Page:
advertisement
Society

Golf and gambling go hand in hand under strict rules of the game

A scoreboard at the 2014 British Open Golf Championship in England. Golf is a sport to watch and bet on. PHOTO | AFP
A scoreboard at the 2014 British Open Golf Championship in England. Golf is a sport to watch and bet on. PHOTO | AFP 

Why are not BetIn, SportPesa, mCheza, Lotto and all the other sport betting and lottery companies sponsoring golf in Kenya? After all, no other sportsmen bet more than golfers do. That’s a fact. Speak to any amateur golfer, betting is rampant, bets are made on nett scores, on match plays, on hitting the fairway and hitting the green and so on and so forth.

Golf’s official “policy on gambling” is contained under the Rules of Amateur Status that define an “amateur golfer” as someone who plays competitively or recreationally for the challenge of the game and not as a professional and not for financial gain.

The Rules of Golf, explicitly prohibit amateurs from playing for prize money of any amount (Rule 3-1), but the rules distinguish between playing for prize money and gambling or wagering among and between the players. The rules say gambling is not contrary to the Rules of Golf or to Rule 7-2 (An amateur golfer must not take any action, including actions relating to golf gambling, that is contrary to the purpose of the Rules).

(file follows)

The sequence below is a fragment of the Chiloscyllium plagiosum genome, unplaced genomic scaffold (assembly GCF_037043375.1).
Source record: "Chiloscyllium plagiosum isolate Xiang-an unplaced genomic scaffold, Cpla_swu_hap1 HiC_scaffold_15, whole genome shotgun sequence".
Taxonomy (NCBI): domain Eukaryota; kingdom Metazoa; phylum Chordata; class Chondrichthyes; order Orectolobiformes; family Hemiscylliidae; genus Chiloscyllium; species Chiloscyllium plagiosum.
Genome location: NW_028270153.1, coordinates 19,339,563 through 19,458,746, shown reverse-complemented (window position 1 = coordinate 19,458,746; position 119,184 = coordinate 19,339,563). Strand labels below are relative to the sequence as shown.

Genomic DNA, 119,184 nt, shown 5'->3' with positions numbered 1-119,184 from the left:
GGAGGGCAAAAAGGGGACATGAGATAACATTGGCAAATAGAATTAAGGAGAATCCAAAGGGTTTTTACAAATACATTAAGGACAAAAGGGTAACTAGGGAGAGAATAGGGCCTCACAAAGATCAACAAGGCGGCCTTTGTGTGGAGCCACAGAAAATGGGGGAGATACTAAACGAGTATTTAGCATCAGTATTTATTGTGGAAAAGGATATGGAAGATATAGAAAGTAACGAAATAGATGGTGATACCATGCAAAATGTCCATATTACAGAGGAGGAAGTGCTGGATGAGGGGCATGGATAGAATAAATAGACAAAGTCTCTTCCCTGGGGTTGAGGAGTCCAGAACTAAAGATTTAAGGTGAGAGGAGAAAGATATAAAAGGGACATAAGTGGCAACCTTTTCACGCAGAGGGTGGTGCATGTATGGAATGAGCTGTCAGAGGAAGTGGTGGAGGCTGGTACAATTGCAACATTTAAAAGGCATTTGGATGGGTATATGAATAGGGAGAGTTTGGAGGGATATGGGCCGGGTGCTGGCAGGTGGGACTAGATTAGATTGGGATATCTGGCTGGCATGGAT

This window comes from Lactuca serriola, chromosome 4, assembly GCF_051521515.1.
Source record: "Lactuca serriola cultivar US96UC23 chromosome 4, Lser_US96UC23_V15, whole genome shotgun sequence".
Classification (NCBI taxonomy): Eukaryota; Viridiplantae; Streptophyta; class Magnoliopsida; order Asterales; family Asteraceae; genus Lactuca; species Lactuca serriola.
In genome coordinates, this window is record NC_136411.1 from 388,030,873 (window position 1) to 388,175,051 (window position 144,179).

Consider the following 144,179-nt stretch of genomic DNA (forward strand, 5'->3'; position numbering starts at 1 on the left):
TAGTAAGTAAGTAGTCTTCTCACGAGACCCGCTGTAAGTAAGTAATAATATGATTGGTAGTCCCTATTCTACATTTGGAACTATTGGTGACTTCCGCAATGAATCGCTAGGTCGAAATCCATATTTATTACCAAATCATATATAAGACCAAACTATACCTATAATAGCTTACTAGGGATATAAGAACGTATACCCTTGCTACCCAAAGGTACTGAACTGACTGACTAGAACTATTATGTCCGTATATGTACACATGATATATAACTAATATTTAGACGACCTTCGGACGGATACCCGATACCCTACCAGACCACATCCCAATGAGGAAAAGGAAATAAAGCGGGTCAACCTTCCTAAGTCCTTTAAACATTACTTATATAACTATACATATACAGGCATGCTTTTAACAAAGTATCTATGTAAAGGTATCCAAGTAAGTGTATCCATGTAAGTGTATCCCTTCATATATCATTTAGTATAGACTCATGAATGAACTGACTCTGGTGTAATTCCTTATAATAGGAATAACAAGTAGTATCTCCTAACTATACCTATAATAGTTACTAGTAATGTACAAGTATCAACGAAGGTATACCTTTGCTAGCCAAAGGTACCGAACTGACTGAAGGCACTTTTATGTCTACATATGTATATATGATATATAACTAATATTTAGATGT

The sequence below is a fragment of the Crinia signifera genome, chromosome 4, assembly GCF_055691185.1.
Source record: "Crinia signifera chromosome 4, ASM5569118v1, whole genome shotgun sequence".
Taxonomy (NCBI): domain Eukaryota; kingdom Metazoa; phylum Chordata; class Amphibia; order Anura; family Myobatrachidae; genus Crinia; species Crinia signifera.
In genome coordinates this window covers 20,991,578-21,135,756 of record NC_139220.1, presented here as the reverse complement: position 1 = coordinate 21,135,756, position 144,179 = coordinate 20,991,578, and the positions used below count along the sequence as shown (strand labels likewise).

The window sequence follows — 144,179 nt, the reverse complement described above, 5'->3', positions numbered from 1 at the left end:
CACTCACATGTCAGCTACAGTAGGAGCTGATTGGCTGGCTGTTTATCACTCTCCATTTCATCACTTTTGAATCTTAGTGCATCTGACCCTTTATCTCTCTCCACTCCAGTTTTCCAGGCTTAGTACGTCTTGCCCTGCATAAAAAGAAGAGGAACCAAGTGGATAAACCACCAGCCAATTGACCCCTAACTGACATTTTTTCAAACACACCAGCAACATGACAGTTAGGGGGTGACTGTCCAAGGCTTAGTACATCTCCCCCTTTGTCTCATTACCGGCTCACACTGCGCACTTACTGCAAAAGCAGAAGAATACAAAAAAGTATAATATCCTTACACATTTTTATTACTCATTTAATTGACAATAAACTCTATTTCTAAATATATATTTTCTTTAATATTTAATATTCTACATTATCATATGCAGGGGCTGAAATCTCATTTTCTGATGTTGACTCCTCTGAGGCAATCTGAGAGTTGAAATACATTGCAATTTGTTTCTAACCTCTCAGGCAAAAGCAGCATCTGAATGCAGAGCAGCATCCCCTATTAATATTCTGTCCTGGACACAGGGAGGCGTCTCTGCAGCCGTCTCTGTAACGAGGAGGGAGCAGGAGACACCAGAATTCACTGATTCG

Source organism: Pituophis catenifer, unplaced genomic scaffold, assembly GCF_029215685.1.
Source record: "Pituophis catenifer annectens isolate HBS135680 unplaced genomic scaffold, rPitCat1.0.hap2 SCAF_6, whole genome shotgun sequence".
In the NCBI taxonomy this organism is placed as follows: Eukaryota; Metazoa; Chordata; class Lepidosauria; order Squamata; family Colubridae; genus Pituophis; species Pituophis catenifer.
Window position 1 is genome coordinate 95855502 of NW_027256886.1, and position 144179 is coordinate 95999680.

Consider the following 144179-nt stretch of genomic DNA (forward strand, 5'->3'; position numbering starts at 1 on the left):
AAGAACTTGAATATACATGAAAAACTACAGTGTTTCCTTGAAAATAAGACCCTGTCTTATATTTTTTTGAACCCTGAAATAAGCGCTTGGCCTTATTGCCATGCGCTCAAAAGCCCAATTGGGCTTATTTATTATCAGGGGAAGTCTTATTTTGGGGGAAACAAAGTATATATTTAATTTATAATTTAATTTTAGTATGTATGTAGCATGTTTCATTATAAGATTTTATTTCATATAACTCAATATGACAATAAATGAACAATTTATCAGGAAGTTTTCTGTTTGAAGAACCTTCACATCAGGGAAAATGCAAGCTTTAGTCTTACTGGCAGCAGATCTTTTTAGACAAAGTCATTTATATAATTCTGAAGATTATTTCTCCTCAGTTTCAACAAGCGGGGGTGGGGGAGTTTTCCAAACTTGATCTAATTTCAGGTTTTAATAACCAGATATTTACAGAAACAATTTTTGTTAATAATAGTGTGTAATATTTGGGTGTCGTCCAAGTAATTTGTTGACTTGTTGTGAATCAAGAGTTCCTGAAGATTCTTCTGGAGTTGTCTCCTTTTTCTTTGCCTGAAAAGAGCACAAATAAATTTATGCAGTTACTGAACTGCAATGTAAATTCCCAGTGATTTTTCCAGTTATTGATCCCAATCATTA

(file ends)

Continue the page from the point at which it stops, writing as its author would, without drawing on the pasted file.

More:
The Rules of Golf go even further and list “Acceptable Forms of Gambling” stating “there is no objection to informal gambling or wagering among individual golfers or team of golfers when it is incidental to the game (www.randa.org).
Golfers participating in informal gambling are expected to be familiar with one another, the wagering is optional and limited to the players, the source of all money is advanced only to the players and the amount of money involved is not excessive (www.randa.org).

The Rules of Golf add that informal gambling is acceptable but the primary purpose of playing should be enjoyment and not financial gain.

advertisement

The Rules of Golf discourage non-players from participating in wagering—so, if you have been betting on a “horse” at your local golf club, in a game you were not participating in, then you acted contrary to the rules. Similarly, Kenyan golfers who have lost their Mercedes Benz cars in golf bets were surely acting contrary to the Rules of Golf and might I add, common sense.

What are the lessons here? Firstly, that golf and gambling go hand in hand; nearly all golf games involve some form of wager, mainly small to insignificant, but occasionally off the limits set by the rules. Secondly, the Rules of Golf clearly define how golfers may bet or wager. In other words, gambling or wagering is already regulated.

So back to the original question, why aren’t the sports betting companies sponsoring golf? Amateur golf presents many opportunities for sponsorship, the Nairobi District League for example is prime for sponsorship, the banter and comradeship at the league, the conversations that follow the wins and losses are a gold mine for a sponsor. And listen, the league is played in the matchplay format, and everyone bets. trust me, each match has a wager. These are you clients, sponsor them.

advertisement